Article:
Cancer Can Mask as Typical Childhood Illnesses, Injuries

September 2, 2014

September is Childhood Cancer Awareness Month, and it aims to shine a light on pediatric cancer, the leading cause of death by disease for American children under 15. Childhood cancers make up less than one percent of all cancers diagnosed each year. About 10,450 children in the United States under age 15 will be diagnosed with cancer in 2014, a rate that's been rising slightly for the past few decades.

The types of cancers children develop are different from the types in adults. Childhood cancers often are the result of DNA changes in cells that take place early in life, sometimes even before birth. Because of major treatment advances in recent decades, more than 80 percent of children with cancer now may survive five years or more.

Some of the most common types of pediatric cancer include leukemia, brain and other central nervous system tumors, neuroblastoma, lymphoma (Hodgkin and non-Hodgkin), retinoblastoma and bone cancer.

Because the symptoms of many of these diseases can be similar to those of common childhood illnesses or injuries, cancers in children may be hard to recognize. Children often get sick or have bumps or bruises that could hide the early signs of cancer. Make sure your children have regular medical checkups, and check with your doctor about any unusual signs or symptoms that don’t go away.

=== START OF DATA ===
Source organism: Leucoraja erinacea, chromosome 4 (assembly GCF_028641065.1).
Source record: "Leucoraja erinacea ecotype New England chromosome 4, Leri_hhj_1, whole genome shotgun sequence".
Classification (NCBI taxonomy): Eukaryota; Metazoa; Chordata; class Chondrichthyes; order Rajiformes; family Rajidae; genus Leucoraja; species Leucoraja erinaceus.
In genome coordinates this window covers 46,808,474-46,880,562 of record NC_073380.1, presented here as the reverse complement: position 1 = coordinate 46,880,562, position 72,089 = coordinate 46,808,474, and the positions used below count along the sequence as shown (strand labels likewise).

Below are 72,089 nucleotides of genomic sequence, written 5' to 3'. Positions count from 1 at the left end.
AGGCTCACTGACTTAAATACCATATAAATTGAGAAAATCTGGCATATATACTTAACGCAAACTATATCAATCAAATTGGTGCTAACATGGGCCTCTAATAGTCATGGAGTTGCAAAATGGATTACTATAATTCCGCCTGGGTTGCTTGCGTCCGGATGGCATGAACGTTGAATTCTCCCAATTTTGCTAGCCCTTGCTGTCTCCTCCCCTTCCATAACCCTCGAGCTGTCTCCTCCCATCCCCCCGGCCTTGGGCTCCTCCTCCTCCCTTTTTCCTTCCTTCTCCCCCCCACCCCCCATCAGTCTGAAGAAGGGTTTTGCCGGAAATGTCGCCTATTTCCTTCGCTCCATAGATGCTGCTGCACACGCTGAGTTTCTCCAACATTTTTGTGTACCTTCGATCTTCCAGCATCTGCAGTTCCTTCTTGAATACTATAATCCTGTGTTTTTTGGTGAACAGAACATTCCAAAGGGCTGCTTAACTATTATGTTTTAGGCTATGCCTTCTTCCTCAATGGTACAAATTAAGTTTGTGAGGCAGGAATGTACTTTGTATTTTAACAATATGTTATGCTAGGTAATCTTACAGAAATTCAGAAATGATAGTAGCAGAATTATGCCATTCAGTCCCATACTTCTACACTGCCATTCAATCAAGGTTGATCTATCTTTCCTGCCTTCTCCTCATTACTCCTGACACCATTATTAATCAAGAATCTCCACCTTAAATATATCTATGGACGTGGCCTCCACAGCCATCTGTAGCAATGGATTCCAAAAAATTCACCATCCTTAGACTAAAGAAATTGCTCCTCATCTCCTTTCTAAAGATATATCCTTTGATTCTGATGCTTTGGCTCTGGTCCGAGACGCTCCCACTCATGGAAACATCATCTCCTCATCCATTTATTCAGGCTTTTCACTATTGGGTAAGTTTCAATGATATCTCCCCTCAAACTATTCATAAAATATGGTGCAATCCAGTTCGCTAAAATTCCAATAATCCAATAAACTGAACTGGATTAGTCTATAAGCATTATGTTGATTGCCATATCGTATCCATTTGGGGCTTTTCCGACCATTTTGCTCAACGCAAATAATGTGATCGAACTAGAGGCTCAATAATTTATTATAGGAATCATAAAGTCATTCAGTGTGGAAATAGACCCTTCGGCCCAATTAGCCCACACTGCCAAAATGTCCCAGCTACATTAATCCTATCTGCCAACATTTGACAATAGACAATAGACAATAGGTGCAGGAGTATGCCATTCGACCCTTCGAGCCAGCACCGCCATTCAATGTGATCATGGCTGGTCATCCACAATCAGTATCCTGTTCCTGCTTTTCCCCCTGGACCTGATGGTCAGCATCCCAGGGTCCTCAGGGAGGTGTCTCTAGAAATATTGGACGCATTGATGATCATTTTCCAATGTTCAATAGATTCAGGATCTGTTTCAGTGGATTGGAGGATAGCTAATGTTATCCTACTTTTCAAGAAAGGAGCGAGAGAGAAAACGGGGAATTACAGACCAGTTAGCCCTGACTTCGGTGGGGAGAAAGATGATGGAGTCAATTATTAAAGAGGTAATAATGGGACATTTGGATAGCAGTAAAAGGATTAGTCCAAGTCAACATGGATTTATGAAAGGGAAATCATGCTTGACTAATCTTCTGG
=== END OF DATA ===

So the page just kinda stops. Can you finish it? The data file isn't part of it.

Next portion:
Possible pediatric cancer symptoms

  • Unusual lumps or swelling
  • Unexplained paleness and loss of energy
  • Easy bruising
  • An ongoing pain in one area of the body
  • Limping
  • Unexplained fever or illness that doesn’t go away
  • Frequent headaches, often with vomiting
  • Sudden eye or vision changes
  • Sudden unexplained weight loss

BBG team members are proud to have worked with many children, like Noah and Aida, who are in the fight of their young lives.

Noah Sanchez

Noah was diagnosed at the age of 4 with leukemia. In his battle with the disease, Noah has received platelets and red blood cells. He received a cord blood transplant in August, and his family is hopeful the treatment will help him into remission. When women decide to donate the cord blood of their newborns, they’re helping families like Noah’s keep hope alive.

Aida Cordeau

Aida was diagnosed late in 2013 with acute lymphoblastic leukemia. The 6-year-old, who loves dancing and playing with dolls, underwent blood transfusions and chemotherapy. Her mom says she’s currently doing well on her treatment plan and looking forward to first grade. Aida also has been honored this year by the Leukemia & Lymphoma Society’s annual Light the Night event. Each year, Light the Night selects an individual from each local chapter to serve as an Honored Hero, and Aida has been selected for San Antonio. 

How can you help? Consider getting involved and/or making a financial gift.